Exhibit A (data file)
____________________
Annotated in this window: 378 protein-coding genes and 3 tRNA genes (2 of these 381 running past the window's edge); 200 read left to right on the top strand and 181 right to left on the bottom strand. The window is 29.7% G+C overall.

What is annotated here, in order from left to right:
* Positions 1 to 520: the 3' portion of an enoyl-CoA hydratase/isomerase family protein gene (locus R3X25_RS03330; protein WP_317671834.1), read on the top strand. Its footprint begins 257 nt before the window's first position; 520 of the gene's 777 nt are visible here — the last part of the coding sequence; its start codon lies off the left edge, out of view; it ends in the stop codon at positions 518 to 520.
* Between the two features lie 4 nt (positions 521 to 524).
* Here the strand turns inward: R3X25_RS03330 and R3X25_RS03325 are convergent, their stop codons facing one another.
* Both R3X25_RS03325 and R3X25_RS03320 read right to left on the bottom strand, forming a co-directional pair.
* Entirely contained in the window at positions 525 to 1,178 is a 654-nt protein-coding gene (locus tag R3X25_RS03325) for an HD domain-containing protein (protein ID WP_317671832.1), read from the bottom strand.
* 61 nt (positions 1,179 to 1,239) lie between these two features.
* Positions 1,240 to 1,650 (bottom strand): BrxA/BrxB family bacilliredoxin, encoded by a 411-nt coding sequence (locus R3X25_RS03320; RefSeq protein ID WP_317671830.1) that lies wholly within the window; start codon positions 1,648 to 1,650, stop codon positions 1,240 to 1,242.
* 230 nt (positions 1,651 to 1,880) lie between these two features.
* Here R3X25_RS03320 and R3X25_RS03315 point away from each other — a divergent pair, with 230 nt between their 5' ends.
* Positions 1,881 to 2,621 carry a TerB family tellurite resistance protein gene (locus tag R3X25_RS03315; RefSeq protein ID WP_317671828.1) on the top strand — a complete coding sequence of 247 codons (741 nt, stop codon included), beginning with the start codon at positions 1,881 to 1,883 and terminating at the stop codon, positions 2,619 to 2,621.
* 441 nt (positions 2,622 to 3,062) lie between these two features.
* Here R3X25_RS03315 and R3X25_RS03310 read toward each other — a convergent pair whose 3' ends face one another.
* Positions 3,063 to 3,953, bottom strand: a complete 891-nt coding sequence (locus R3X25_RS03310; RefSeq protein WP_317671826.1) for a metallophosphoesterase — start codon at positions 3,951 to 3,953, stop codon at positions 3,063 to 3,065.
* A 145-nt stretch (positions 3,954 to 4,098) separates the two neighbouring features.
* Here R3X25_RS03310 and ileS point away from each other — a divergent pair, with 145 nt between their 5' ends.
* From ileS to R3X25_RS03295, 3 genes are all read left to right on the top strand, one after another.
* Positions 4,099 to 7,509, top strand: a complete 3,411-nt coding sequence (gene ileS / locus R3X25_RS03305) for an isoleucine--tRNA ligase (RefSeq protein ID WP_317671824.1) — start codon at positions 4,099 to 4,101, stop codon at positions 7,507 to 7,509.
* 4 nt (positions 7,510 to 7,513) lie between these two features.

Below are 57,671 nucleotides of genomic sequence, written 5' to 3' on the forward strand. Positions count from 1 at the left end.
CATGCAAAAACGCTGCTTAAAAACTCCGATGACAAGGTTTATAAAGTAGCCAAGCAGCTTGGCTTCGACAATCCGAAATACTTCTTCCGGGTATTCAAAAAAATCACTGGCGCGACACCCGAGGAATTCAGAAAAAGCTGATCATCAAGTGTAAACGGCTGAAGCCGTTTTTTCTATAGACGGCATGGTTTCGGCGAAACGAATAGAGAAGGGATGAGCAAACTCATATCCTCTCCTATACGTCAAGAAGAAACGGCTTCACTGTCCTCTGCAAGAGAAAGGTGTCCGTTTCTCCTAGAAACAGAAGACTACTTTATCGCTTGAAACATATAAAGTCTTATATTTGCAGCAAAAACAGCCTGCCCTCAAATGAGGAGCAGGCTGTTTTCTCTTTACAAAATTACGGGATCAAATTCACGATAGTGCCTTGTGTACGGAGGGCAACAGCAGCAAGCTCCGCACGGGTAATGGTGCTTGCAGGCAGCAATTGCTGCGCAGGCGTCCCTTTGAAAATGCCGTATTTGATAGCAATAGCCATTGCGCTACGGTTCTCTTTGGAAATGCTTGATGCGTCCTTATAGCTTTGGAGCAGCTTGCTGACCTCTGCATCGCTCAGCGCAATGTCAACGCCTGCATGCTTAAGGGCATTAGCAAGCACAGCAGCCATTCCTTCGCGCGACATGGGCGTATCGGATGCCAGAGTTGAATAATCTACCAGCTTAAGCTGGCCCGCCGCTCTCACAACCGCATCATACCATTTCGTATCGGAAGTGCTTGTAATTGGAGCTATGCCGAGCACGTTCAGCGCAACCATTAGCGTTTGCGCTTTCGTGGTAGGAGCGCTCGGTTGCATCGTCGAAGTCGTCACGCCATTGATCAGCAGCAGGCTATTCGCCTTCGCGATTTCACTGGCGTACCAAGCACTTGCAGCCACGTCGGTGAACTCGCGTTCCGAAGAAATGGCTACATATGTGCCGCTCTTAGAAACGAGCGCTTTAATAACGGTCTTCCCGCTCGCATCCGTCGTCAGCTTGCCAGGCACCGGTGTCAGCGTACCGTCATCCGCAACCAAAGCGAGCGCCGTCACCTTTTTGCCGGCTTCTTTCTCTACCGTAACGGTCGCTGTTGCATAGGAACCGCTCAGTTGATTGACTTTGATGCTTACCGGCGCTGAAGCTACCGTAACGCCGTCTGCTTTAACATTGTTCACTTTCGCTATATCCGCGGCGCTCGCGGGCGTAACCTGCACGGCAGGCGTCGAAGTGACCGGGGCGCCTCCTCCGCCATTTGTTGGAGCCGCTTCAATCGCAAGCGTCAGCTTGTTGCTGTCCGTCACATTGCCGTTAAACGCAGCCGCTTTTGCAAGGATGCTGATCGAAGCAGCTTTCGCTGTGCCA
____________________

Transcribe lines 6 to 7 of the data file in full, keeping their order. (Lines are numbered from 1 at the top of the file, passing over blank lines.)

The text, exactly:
* Both R3X25_RS03325 and R3X25_RS03320 read right to left on the bottom strand, forming a co-directional pair.
* Entirely contained in the window at positions 525 to 1,178 is a 654-nt protein-coding gene (locus tag R3X25_RS03325) for an HD domain-containing protein (protein ID WP_317671832.1), read from the bottom strand.